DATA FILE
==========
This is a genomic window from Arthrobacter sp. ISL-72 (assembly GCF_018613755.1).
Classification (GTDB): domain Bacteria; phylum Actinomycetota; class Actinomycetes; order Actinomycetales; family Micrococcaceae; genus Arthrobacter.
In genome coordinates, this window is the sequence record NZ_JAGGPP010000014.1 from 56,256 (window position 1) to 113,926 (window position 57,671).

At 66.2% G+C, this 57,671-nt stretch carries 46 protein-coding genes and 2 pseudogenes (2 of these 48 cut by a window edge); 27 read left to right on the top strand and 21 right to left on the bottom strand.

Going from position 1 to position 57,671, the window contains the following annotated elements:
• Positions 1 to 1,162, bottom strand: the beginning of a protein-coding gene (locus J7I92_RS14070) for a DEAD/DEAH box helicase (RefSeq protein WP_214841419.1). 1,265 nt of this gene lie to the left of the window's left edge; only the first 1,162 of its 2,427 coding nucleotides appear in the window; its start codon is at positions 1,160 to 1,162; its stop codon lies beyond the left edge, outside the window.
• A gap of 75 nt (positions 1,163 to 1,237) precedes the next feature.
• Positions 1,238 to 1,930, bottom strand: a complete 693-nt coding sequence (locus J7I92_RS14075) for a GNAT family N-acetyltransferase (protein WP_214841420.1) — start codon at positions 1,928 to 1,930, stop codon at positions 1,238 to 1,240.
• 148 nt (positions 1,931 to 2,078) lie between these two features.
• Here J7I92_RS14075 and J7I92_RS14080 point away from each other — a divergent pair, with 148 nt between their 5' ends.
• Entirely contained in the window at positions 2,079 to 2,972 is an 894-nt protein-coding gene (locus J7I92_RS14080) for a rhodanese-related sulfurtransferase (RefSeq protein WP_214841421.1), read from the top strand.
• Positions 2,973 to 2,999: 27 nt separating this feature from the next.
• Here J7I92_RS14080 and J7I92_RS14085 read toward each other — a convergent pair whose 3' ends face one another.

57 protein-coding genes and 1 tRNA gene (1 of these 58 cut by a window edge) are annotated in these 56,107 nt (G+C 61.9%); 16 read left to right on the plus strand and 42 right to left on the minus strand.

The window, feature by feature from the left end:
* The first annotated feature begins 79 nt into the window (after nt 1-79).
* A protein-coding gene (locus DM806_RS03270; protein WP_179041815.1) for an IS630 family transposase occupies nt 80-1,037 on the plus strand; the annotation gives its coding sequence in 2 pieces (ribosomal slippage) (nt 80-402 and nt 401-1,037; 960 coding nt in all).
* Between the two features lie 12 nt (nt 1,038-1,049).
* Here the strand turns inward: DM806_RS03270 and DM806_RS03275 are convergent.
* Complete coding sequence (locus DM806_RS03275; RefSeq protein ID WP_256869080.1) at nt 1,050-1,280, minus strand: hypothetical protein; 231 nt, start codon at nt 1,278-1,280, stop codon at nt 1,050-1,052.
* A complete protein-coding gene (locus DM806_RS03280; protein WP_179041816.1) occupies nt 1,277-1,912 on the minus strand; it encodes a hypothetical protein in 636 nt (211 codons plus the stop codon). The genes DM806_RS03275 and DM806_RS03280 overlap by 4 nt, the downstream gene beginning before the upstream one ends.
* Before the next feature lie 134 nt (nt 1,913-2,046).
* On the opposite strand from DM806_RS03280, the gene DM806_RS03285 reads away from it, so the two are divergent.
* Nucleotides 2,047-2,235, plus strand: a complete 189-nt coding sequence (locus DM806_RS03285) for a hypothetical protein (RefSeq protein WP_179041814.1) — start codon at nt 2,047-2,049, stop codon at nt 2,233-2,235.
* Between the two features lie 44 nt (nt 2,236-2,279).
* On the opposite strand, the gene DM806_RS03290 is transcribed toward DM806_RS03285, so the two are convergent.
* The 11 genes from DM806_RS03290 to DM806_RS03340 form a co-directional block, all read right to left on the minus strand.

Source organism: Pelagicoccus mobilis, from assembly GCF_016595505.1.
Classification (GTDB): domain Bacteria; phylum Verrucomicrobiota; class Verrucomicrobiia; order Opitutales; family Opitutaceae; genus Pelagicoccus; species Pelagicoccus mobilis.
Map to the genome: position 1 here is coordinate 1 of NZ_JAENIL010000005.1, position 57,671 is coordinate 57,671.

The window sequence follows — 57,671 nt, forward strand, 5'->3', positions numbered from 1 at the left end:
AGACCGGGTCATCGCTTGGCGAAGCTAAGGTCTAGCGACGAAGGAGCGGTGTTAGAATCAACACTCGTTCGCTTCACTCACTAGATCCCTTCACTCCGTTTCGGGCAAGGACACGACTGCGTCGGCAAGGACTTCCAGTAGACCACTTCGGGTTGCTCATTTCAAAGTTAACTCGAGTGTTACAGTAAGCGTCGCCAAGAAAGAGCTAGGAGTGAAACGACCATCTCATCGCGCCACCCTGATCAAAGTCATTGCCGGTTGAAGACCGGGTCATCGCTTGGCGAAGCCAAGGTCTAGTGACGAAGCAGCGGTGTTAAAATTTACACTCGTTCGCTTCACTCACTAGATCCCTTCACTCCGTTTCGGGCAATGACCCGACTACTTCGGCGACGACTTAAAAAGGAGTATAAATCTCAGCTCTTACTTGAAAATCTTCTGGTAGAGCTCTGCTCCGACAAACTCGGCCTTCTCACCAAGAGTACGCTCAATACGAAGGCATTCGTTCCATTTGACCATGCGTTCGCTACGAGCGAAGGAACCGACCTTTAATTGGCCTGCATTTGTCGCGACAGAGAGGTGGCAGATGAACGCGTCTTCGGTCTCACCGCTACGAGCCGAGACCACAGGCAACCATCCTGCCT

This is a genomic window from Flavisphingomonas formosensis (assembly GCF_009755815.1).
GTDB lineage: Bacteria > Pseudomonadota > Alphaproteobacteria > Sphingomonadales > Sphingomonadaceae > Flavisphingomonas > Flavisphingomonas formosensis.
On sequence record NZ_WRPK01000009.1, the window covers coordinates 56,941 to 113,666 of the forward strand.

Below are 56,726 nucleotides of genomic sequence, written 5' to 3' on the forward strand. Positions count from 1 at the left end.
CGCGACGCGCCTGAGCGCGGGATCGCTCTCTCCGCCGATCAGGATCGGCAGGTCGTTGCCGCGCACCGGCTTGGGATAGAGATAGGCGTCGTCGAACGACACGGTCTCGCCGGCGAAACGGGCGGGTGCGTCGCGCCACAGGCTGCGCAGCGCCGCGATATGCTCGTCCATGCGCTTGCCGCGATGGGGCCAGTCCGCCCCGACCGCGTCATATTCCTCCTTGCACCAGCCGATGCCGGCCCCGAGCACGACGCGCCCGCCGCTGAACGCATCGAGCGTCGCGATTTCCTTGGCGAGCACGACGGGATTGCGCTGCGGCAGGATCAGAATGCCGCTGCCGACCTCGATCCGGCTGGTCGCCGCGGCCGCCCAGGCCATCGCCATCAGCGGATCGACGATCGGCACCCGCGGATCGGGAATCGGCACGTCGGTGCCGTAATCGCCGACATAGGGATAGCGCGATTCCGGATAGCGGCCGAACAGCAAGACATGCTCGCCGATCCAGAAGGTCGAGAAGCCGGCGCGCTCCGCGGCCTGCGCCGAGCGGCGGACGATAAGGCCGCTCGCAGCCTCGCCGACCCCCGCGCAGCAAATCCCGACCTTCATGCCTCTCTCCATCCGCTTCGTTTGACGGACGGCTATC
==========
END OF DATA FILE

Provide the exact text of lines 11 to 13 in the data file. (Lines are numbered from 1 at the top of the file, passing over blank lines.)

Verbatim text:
• Entirely contained in the window at positions 2,079 to 2,972 is an 894-nt protein-coding gene (locus J7I92_RS14080) for a rhodanese-related sulfurtransferase (RefSeq protein WP_214841421.1), read from the top strand.
• Positions 2,973 to 2,999: 27 nt separating this feature from the next.
• Here J7I92_RS14080 and J7I92_RS14085 read toward each other — a convergent pair whose 3' ends face one another.